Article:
You just have to walk through the Mall in any town and the realisation dawns on you that there is likely to be a slowdown (already is) unless confidence becomes restored in economic security for the foreseeable future. Shops are not busy. If they are busy, people are just window-shopping. People are sitting in the sunshine on the benches outside. The stalls are not attracting too many customers. On a bright day, people don't look too happy. People are careful with their supermarket shopping once more. And not surprising at all. Some shops seem as if they will close unless customers start to return there in numbers. Jewellers, bookshops, clothes retailers, even the High Street favourites, seem a bit quiet, for the time being. And all this is just with the fear of Brexit, which hasn't formally been agreed. What would actually happen in the case of Brexit being formally agreed is anyone's guess.
You know, the Greeks also had a Referendum, on whether to leave the European Union. And they also chose to go for it, and get back their in-de-pendence from the superstate....Then once they realized that their pensions and social security (which are issued in Euros) would not be paid to them if they confirmed their verdict....well, they tactfully changed their minds and said they wanted to have their drachmas back but could not see life without the Euro. Their young Prime Minister Alexis Sipras declared that to the E.U. Ministers, and all was well. The Greek nation received the bailouts from Europe, and the people their money, and all could celebrate with a glass of retsina or ouzo as Europeans, flowers of the same Europa bouquet.
Actually, I believe the European Union can help restore confidence, especially on the issue of Immigration, and then perhaps the British will see the good sense in remaining part of the E.U.
Namely, the people are adamant they do not want any more uncontrolled immigration. As David Cameron has suggested, Britain would like to see immigration only on a points and quota based system, and a closed door policy to freeloaders looking for an easy life. This is something the European nations too have to consider and make part of their policy : can anyone really see any nation accepting so many refugees and migrants from Syria or wherever? There is a growing resentment and not welcome towards these beleaguered people, and of course it would be better to foster peace in their original homelands so they could return there, as soon as practically possible.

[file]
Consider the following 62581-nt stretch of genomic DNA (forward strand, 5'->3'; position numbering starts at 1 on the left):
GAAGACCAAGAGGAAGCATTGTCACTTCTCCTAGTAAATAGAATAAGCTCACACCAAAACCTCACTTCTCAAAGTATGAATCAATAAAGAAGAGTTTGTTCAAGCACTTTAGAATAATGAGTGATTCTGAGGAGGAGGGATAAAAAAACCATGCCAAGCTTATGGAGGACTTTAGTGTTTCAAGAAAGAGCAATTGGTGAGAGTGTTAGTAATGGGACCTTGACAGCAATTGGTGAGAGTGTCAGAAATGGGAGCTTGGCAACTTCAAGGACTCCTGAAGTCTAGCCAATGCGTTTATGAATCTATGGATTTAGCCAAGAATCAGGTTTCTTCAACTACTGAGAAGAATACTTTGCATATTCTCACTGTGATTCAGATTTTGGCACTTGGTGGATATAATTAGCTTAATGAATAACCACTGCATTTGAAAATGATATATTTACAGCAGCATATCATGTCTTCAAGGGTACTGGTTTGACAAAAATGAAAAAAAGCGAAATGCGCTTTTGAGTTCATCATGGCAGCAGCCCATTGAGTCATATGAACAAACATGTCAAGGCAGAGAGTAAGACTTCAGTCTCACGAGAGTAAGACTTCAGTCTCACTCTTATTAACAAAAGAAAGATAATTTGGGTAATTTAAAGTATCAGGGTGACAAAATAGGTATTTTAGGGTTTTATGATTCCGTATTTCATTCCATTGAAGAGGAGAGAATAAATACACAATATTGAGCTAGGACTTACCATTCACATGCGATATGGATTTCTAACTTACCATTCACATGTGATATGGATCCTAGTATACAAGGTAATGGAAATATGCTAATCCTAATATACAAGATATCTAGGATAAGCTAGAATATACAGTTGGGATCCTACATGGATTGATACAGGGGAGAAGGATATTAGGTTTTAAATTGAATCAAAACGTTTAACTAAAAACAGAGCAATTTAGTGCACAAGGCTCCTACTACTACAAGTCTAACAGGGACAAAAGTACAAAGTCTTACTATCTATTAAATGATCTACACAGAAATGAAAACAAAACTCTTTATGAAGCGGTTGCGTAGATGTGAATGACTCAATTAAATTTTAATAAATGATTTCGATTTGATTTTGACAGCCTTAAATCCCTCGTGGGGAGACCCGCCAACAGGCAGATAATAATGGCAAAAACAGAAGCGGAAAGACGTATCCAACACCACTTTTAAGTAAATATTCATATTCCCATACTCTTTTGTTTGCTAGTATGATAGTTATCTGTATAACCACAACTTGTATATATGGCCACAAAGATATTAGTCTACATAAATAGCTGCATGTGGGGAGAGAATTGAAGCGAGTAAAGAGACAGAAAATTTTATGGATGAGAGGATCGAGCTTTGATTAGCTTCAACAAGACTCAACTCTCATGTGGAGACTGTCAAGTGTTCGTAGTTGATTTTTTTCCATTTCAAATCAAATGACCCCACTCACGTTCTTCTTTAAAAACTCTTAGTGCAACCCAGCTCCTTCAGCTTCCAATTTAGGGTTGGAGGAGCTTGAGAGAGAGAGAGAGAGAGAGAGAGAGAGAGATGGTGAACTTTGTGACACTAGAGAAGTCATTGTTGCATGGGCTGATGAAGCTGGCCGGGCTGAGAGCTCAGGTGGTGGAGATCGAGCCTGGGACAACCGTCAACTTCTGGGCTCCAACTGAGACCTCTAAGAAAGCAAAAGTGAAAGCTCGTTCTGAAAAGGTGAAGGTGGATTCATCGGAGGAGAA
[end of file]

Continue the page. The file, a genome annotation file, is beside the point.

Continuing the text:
If the British people have the reassurance that the E.U. will halt this open doors policy, and not force any member nation to take any more refugees or migrants then they can practically accommodate, then there may be cool heads willing to look at the benefits of remaining part of the Union.
With positive consideration of these matters, it may be possible to have arrangements between the European Union nations to put aside these fears of a recessionary environment and instead enter at a good pace a further period of economic Recovery. All being well, a period of Prosperity could well be in sight, in another eighteen months or so, with all the wheels oiled in the E.U. and the Euro Area nations. The Pound Sterling being a Reserve currency of huge repute does of course provide a 'mirror' for the Euro, which is still in its infancy in that regard. Co-operation and support between all nations would provide mutual benefit, that I sincerely believe. In a global inter-dependent world, no nation can afford to become isolationist or inward-looking. To the contrary, all nations have to engage in open debate and pursue agendas where they have similar objectives and could harness synergy through amicable co-operation. For that understanding, I pray.
Durudarshan H. Dadlani
(c) Copyright, but may be freely copied and shared, with acknowledgement.
|Posted on July 3, 2016 at 4:56 PM||comments ()|
Although the majority by over a million people voted for Britain to Leave the European Union, the verdict was almost split, half the Kingdom voting to Remain, and half to Leave. Moreover, London voted by 60 percent to stay, as did Scotland by an overwhelming majority (and in all constituency seats) to Remain, as did Northern Ireland.